DJ who? DJ Spooky

This summer a friend of mine introduced me to DJ Spooky. He was giving a talk nearby. The name in itself is fun; a spooky DJ? I was up for it and off I went! NY-based musician and professor Paul D. Miller is one of those who can talk about almost anything and make it interesting. He could have talked about trash cans and made them fascinating. As it was, he talked about how he collected sounds in Antarctica and used them in mixes. Here is an ice-cold track! Both the concept and the beats are just awesome.

Miller is also the author of Book of Ice which includes the following excerpt:

When you think of the term “ice” there are so many connotations that
come to mind: surface tension, temperature, the opacity of the material,
the basic sense that it can transform between liquid and solid. It’s elusive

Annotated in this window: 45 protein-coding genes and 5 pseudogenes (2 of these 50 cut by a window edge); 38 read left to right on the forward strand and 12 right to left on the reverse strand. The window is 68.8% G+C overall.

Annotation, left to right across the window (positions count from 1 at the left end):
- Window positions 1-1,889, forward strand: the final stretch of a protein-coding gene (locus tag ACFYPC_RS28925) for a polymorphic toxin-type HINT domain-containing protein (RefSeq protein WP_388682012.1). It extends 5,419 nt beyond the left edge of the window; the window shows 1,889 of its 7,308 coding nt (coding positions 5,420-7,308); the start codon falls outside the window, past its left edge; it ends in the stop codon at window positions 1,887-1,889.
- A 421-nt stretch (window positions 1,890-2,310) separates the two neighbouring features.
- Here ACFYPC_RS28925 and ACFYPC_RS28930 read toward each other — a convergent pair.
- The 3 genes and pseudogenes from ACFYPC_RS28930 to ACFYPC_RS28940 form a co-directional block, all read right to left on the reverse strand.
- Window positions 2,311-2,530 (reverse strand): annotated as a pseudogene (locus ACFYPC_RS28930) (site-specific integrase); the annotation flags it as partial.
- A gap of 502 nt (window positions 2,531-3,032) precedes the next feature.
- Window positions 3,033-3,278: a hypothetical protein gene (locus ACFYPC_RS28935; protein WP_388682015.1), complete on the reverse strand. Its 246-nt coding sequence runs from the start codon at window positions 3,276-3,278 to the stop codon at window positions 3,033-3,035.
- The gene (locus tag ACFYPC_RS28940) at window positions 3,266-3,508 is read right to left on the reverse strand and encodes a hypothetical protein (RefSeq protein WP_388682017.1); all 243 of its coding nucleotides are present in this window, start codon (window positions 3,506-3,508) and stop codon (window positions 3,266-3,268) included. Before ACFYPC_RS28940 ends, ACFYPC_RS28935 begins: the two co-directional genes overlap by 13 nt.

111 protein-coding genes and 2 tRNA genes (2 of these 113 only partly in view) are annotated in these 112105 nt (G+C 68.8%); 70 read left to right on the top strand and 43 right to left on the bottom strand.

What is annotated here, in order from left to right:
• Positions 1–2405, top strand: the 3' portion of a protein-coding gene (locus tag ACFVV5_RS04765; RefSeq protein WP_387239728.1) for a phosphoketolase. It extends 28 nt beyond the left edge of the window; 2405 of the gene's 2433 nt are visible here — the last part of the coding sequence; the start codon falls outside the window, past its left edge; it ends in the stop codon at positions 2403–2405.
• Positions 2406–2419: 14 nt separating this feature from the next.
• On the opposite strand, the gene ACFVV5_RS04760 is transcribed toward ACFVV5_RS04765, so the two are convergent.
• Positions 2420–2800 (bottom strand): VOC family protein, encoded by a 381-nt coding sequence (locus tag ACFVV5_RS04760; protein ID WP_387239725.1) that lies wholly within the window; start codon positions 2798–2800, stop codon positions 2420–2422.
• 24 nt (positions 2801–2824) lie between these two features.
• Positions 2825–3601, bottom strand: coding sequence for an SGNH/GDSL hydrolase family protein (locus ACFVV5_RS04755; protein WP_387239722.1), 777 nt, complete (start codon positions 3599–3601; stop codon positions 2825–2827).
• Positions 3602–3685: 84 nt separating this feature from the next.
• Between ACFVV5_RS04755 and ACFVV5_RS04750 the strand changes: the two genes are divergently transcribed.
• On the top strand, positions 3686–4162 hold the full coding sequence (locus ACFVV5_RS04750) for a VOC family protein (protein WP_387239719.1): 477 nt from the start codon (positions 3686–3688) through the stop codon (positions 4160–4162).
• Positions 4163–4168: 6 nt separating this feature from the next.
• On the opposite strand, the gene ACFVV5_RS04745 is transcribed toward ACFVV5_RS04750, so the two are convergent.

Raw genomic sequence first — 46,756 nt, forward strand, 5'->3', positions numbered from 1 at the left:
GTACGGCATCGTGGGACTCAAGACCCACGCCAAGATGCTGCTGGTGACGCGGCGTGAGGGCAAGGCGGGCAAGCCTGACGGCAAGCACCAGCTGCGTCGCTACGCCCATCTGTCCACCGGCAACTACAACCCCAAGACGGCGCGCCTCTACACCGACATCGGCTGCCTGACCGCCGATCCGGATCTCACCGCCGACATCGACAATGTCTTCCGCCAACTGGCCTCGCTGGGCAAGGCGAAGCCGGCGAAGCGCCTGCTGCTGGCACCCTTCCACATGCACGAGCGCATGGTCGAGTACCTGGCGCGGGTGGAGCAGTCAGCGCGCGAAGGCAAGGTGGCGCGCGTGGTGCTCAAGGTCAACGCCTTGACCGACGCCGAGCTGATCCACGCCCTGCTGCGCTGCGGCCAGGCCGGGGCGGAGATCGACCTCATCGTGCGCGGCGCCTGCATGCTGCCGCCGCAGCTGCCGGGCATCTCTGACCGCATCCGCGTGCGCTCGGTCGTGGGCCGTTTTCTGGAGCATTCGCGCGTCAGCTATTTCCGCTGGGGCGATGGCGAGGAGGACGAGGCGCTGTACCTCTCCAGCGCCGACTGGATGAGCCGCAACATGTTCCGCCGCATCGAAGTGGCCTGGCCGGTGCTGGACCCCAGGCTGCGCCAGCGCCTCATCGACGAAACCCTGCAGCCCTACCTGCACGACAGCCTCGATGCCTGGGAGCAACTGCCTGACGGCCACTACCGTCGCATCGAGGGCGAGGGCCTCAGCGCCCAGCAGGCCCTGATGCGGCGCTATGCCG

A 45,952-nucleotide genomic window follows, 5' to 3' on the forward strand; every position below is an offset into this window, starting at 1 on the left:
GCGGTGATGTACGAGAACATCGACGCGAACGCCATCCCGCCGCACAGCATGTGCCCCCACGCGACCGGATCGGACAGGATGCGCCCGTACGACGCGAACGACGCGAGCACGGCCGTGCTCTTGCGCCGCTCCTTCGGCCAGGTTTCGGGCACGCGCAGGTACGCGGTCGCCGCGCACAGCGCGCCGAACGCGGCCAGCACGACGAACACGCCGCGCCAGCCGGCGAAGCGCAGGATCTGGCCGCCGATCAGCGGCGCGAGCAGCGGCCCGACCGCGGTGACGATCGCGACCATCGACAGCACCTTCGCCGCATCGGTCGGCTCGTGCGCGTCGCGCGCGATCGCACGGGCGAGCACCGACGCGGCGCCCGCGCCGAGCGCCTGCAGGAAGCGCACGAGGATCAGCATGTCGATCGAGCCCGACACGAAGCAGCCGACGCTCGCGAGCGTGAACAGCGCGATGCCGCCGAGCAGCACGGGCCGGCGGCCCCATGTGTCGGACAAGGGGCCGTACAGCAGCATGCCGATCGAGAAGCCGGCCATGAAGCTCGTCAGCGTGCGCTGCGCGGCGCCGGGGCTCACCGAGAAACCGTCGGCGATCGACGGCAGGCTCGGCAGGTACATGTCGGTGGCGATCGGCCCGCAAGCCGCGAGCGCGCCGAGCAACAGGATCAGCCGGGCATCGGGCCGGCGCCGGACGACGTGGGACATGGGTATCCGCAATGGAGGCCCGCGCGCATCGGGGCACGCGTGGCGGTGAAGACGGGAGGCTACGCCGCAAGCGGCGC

because it can become so many things. People use ice for almost every
purpose—they make houses out of it, use it in their drinks, land airplanes
on it, and if you happen to be in Finland, they make musical instruments
out of it.

What I have done with this book is unpack some of the issues that drive
my artwork and its relationship to the constantly changing facets of
contemporary life in our information-economy dominated, post-everything
twenty-first century. Looking back over the last several centuries, an
intense amount of energy has been expended all over the world exploring
and unraveling the meaning of humanity’s condition on the planet.

Whether in the book or with his music, Miller shares his idea of a free space: as the only uninhabited continent of the world, Antarctica has no government and belongs to no country. We are free to experiment music and art in Antarctica, and even imagine flags and logos for the “Republic of Antarctica” as Miller does in his book. Here is a “PDF sample” of Book of Ice.

DJ Spooky is n-ice!
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